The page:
Riding uses a lot of muscles - from head to toe. Whether arms, shoulders, stomach, back or legs - there are muscles everywhere that we need to sit upright and in balance on our horses, to adapt to the movements or to give aids. But riding alone is not enough to make us fit for this. What happens when your muscles are too weak and how you can strengthen your muscles without spending a lot of time is what we are going to tell you today.
Do you also feel like you are constantly working on improving your riding technique, acquiring more and more knowledge to be able to train your horse even better, but completely lose sight of yourself and your own fitness? Then we can tell you that you are not alone!
Lack of fitness, poor condition and back problems are widespread problems among us riders. And this despite the fact that riding is a sport that challenges our bodies from head to toe.
Riding alone is not enough
Unfortunately, riding alone is not enough to sufficiently strengthen the necessary muscles. We can train our horse as much as we want - if we ourselves lack the necessary muscles, our body cannot meet the high demands of riding.
Let's take our back muscles as an example: If they are weakened, it is difficult for us to sit upright and relaxed. We start to tense up in order to be able to maintain an upright position. It is also possible that the pull of the abdominal and chest muscles is too strong and we sit on the horse with a hunched back. Both lead to the fact that we cannot follow the three-dimensional movements of the horse loosely with our body. We block ourselves and our horse in its movement.
Strong muscles and a trained body also play an important role for balance and equilibrium. Only when we sit loose and balanced on the horse's back and follow the movements can we give fine aids. If we lack balance, we start to pull on the reins (mostly unconsciously and unintentionally). Or we cling with our thighs and thus not only block our pelvis, but also prevent the flowing movement of our horse.
You see: If our muscles are too weak, we disturb our horse. That's why we train not only our horse effectively and sustainably, but also ourselves. Our goal is to become a true Sportsfreund.
Additional training improves rider's seat, coordination and concentration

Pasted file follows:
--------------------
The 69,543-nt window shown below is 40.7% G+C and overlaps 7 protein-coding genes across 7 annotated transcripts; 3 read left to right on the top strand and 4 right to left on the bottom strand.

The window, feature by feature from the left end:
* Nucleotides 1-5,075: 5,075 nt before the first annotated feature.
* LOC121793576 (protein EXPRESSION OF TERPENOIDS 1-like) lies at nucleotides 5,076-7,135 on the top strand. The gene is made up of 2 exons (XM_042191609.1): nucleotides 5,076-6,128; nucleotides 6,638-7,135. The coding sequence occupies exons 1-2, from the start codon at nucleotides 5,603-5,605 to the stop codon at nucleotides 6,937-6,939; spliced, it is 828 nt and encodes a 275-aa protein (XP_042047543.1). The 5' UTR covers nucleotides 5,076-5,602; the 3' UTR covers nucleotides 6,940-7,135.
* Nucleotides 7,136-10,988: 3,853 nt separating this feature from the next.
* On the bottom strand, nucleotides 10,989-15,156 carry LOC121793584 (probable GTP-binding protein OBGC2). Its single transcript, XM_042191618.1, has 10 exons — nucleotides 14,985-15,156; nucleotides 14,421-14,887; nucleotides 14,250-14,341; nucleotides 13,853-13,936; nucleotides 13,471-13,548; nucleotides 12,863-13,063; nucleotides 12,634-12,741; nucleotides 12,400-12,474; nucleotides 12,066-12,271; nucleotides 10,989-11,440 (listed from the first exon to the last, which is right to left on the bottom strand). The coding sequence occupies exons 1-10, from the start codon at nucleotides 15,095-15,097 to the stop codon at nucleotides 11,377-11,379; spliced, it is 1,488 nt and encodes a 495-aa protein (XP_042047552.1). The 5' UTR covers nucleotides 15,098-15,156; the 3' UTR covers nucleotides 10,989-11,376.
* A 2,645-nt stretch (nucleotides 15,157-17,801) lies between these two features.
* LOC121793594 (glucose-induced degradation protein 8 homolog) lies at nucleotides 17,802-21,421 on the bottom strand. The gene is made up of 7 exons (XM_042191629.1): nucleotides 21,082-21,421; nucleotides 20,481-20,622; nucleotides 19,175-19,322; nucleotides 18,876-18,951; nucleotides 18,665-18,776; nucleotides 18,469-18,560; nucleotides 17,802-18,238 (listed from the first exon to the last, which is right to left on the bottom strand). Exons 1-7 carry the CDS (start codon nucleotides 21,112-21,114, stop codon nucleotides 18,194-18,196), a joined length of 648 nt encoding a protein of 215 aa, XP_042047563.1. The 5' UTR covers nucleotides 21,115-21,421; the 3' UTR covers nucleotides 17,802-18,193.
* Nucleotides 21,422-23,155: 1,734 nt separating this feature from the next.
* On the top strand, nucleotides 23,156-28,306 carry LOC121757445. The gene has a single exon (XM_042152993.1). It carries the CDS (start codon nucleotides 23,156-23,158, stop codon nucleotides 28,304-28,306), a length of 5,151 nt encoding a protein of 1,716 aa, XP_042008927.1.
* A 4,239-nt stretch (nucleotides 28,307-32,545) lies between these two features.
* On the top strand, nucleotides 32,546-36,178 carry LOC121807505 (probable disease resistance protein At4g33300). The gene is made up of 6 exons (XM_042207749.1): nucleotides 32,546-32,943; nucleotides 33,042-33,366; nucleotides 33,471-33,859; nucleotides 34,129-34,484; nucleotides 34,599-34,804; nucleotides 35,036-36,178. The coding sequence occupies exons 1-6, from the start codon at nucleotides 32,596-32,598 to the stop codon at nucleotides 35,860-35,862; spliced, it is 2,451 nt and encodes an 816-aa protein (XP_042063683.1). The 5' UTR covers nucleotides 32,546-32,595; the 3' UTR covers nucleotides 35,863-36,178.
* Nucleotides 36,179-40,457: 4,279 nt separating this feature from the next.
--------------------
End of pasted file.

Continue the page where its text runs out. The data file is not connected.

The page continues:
Additional training improves our seat and helps us to give our aids more finely and precisely. In addition, proper balance training not only enhances our athletic performance, but also our coordination and concentration skills at the same time.
If you work full time or are very busy with family, school or studies, then you, like us, will lack the time for additional sport. After all, a horse already takes up a large part of our free time. But if we don't want to stand still in terms of riding, we have to grit our teeth and take care of our own fitness a bit more.
No one needs to go to the gym or jog in the park for two hours after the stable. A little training several times a week helps immensely to strengthen the muscles and to maintain or restore the balance of the different muscle groups. Many exercises can also be integrated into everyday life. For example, how about taking a walk with your horse instead of hanging up the saddle one day a week? Whether it's a brisk walk or a jog - it's up to you. If that's too boring for you, we recommend trail exercises with your horse in the forest. Cross country walks not only keep you fit, they're also a lot of fun. The same applies to ground work: regularly integrated, it keeps horse and rider fit, improves endurance and coordination. Climbing stairs instead of taking the lift and walking instead of taking the car or bus also brings fitness into everyday life.
However, some effective and particularly simple exercises can also be integrated into everyday life without much effort. For example, when brushing your teeth: Brushing your teeth on one leg promotes balance and coordination. Or you can brush your teeth while standing on the tips of your feet and then putting your foot down again. And keep alternating until your teeth are clean.
But regular push-ups, squats, sit-ups and crunches, as well as simple yoga exercises such as the cat, where you stand in a quadrupedal position and do a cat hump, can also do a lot to strengthen the muscles. By the way, yoga is a great balancing sport for riding, as are Pilates, swimming and dancing. We love yoga with Adriene. So, turn up the music and start dancing!
If you would like to learn more about rider fitness, we can recommend the books of the movement trainer Eckart Meyners , in which he gives a good insight into a rider's movements.
Macht ihr neben dem Reiten noch anderen Sport, um euch fit zu halten oder fehlt euch noch die Motivation? Welchen Tipp habt ihr, um mehr Sport in den Alltag einzubauen, wenn die Zeit für Training fehlt? Erzählt es uns in einem Kommentar!